20141007_6Green beans…these are so easy to grow and are often prolific producers. So how can you preserve them? Canning and freezing are our favorite ways.

Canning fresh green beans is easy…but VaCreepinOutdoors and myself, we love to can them like our grandmothers did. With BACON! Yes, you can safely can green beans with bacon. My grandmother died when I was 8 years old. One legacy she left was a TON of canned fruits and veggies. My family got some of them and some were pressure canned green beans with bacon. Sadly, I opened and ate the last remaining jar of these about 8 years ago. I am now 42 🙂 and they were still delicious!!! VaCreepin remembers his mom’s and grandmothers canned beans too..so this article is in their memory and we hope you will give this a try and make it a tradition in your family too!

What you will need:

1 quart mason jar (or 2 pints) per pound of green beans.
Green Beans
Diced Onions (I like to add raw onions for flavor, 1 medium sized one per 3 lbs)
Minced Garlic (again, for flavor, add to taste)
Bacon (I use 1lb per 3 lbs of green beans, use as little or as much as you wish)
Pressure Cooker
Colander and Large Pot or Bowl.
A little bit of vinegar and a small rag.

Getting your canning supplies ready to go as usual. With the new lids available now, all you need to do is wash them. No boiling necessary to get the gummy going (in fact, keeping them simmering will degrade the gummy part causing lid failure). Often I will just put the lids and rings into a pot of water, bring to a boil for just a minute or two and then turn down to barely warm just to keep the water warm enough that I can put a finger into the water without hurting myself.
A trick I learned with the jars…heat the oven to 250 degrees to keep them ‘hot/warm’. Put the jars onto a cookie sheet and put into the oven while prepping the beans and bacon mixture.
Get the pressure cooker water going too. I put 3 inches in and bring to a boil while prepping the beans and bacon mix.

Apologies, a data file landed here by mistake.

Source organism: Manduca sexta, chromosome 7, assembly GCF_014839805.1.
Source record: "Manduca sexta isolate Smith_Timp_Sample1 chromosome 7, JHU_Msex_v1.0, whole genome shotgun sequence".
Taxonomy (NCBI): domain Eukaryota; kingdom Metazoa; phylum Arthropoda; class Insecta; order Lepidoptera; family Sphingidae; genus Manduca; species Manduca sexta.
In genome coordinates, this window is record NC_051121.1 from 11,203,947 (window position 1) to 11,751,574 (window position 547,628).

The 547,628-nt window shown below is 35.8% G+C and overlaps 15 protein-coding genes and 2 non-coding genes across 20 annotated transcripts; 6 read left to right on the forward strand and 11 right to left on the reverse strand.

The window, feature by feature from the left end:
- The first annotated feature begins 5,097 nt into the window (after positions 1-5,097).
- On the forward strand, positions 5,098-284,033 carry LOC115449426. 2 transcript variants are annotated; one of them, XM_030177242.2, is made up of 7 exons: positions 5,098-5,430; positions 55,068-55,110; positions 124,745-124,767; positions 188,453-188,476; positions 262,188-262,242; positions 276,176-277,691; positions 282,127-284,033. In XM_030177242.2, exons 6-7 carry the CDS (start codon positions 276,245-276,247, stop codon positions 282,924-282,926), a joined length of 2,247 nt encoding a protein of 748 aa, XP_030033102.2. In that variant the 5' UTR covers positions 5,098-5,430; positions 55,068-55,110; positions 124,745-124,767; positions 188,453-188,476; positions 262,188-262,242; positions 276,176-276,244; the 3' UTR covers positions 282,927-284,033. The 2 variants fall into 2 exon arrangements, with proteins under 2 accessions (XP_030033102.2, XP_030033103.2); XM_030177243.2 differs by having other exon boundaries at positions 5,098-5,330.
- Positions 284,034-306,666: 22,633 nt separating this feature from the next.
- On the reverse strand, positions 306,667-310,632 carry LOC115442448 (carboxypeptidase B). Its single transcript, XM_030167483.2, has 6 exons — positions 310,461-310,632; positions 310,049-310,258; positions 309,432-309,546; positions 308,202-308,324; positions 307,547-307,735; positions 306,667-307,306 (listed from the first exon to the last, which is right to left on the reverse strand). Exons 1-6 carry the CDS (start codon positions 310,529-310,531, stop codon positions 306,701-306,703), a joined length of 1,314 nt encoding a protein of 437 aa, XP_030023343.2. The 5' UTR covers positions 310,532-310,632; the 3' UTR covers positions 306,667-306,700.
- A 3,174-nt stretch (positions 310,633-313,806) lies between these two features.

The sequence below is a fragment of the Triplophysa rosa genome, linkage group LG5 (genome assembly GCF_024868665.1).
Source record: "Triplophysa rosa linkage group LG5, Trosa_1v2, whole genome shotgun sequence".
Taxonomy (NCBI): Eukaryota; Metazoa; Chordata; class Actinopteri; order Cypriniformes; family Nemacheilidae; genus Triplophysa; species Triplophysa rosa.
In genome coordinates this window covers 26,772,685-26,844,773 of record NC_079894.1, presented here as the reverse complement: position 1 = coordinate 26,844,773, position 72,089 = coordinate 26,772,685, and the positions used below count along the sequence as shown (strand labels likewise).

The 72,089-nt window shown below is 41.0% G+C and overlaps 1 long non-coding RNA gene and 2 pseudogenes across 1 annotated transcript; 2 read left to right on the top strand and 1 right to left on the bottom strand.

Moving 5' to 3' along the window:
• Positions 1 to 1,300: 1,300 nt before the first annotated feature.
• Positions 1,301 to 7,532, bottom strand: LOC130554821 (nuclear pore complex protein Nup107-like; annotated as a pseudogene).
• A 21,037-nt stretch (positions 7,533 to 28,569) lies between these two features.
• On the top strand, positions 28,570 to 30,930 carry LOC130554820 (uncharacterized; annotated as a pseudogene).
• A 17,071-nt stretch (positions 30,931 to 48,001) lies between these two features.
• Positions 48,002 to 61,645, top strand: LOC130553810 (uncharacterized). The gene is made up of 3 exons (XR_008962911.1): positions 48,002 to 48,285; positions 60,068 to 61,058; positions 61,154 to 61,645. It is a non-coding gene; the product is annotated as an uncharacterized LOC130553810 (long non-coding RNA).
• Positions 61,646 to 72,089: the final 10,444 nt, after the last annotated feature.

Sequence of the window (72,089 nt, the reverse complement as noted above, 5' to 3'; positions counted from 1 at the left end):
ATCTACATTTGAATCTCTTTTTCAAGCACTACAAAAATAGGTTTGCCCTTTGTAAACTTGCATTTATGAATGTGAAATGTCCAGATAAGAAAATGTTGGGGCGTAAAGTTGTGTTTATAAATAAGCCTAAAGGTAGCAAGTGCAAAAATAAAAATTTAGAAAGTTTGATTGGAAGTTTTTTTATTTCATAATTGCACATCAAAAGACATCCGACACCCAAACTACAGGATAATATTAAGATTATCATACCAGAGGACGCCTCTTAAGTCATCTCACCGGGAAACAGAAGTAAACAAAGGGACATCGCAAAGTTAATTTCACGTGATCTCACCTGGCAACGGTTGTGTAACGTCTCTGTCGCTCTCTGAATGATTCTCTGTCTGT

Next, we prep the beans and bacon/onions/garlic.

Typically VaCreepinOutdoors will cut the beans up as I fry up the bacon/onion/garlic mixture. The beans should be cut into about 1 inch lengths. Then rinse.
We DO NOT parboil them because that causes the beans to become mushy after canning. Raw packing is the best method for green beans so they don’t overcook. Remember, you are cooking them when you pressure cook them and then cooking again after opening. No mushy beans here!
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Place the beans into a large bowl or stock pot.

For the bacon, I cut the strips into 1 inch or so pieces, put into a frying pan, add diced onions and the garlic and fry the bacon until its just done/cooked. Drain the fat and then add to the beans that are already in the pot.
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Mix the beans and bacon mixture WELL.
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Get your preheated jars out and STUFF THOSE JARS FULL of the bean/bacon mix. If you don’t pack them in tightly you will wind up with more water than beans. I use a pestle or something else to pack the beans/bacon down into the jars. Pack leaving ½ inch head space.
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Now for the best part: no hot water needed…I just take the packed jar over to the sink and fill with water up to the ½ inch mark.

Because we have used bacon in this canning recipe, you will need to put a small amount of vinegar onto the rag. Wipe the rim and where the ring screws down onto. Vinegar cuts the potential grease and cleans the rim very well.

Place the lids and rings on the jars as usual. Finger tight!
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Place into your pressure canner and follow the manufactures instructions from there.

You will can quartz at 10 lbs for 25 mintues and pints at 10 lbs for 15.

Yum! These are huge hit and a blast from the past that everyone loves!

Of course you could use ham or something else if you wish, add your own seasonings, whatever…I have canned green beans just using the regular seasonings I would use in cooking too.

Have fun and enjoy!
Survivingshtfmom and VaCreepinOutdoors

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